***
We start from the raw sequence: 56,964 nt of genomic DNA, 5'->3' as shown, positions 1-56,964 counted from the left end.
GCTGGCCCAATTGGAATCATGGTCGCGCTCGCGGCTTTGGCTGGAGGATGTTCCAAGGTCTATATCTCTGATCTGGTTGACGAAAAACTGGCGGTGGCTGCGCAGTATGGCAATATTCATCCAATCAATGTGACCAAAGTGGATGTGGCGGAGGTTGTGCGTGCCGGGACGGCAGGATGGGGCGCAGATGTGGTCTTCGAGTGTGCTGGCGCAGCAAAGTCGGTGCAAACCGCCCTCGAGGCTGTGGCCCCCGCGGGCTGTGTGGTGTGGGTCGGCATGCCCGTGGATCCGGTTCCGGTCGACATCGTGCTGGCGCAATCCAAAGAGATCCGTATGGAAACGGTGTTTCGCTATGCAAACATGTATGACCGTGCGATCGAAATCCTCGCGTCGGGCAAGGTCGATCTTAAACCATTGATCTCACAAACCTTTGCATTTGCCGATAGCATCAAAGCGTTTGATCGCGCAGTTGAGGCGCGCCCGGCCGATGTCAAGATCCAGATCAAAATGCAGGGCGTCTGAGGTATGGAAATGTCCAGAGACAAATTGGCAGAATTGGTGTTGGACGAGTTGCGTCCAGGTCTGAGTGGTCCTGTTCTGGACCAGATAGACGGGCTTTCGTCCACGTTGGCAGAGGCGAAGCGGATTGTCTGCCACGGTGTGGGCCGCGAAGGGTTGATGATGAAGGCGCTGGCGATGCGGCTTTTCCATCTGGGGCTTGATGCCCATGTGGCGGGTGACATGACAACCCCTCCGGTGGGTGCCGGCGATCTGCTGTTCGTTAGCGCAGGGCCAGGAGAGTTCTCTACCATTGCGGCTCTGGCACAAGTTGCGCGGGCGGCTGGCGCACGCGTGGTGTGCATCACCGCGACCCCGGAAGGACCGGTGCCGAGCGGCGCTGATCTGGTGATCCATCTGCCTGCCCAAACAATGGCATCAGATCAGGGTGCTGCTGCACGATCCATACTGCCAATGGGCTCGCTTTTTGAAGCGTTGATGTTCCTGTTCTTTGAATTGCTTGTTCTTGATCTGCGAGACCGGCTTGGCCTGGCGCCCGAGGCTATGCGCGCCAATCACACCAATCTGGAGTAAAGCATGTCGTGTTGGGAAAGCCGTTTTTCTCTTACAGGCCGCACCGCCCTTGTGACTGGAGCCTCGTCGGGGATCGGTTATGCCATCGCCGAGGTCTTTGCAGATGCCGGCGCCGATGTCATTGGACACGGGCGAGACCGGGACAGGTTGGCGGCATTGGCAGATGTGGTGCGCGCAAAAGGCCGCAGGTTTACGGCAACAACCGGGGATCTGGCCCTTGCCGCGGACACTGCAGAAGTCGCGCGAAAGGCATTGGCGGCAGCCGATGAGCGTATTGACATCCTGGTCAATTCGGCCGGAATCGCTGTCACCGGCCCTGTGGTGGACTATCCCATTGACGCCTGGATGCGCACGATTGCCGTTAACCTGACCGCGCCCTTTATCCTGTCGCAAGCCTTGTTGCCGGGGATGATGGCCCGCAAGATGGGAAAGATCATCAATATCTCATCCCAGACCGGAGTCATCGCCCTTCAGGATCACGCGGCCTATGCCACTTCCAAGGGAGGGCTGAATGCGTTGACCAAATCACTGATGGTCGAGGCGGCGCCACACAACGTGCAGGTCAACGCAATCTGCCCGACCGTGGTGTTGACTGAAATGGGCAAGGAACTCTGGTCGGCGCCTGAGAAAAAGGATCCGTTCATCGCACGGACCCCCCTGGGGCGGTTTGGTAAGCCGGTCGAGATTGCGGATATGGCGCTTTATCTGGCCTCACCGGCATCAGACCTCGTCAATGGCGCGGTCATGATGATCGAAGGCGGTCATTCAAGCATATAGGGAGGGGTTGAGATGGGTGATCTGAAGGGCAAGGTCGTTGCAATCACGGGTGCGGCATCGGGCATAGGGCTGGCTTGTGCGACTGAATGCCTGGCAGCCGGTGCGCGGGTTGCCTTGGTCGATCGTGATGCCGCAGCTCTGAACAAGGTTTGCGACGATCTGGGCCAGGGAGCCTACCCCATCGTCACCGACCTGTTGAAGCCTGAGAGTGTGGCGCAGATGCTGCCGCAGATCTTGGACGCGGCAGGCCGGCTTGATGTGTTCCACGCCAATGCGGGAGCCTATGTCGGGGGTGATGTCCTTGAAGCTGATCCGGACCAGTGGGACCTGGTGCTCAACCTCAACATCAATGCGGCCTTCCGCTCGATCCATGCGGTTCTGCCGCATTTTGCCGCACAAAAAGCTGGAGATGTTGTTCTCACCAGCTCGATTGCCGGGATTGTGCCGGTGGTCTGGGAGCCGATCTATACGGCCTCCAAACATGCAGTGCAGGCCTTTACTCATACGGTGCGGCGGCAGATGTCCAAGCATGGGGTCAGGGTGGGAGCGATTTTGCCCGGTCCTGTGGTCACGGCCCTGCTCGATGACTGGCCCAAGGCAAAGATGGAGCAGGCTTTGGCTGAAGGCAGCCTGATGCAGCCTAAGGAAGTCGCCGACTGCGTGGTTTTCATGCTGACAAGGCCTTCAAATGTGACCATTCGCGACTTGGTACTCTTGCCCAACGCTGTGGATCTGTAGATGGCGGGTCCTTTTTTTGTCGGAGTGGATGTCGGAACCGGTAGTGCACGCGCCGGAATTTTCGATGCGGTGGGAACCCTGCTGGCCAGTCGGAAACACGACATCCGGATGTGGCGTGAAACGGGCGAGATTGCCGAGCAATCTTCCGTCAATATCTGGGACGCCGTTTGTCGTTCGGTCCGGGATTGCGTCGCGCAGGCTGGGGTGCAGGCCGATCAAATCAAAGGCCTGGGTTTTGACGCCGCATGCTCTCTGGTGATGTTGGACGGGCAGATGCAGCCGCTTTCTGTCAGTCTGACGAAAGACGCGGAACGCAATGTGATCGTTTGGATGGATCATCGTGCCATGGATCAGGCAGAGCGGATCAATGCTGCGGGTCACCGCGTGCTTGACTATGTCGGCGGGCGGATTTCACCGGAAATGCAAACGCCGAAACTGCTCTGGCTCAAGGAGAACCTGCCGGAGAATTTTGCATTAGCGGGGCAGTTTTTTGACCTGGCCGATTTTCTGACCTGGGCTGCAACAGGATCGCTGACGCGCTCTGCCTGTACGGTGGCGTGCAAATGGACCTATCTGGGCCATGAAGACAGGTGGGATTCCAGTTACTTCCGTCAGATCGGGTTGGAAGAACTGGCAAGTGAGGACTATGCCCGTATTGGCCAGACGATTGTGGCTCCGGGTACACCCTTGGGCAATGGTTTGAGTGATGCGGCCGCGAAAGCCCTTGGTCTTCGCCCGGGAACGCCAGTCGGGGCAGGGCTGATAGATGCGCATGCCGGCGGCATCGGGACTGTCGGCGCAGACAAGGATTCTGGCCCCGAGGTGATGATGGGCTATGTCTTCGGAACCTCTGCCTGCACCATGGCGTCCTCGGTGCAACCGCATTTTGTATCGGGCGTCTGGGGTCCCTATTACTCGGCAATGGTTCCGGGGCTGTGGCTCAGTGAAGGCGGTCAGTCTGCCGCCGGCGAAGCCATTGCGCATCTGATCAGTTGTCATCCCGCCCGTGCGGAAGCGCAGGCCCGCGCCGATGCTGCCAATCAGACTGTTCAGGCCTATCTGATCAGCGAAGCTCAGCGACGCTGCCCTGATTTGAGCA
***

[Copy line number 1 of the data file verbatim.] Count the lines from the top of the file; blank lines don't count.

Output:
We start from the raw sequence: 56,964 nt of genomic DNA, 5'->3' as shown, positions 1-56,964 counted from the left end.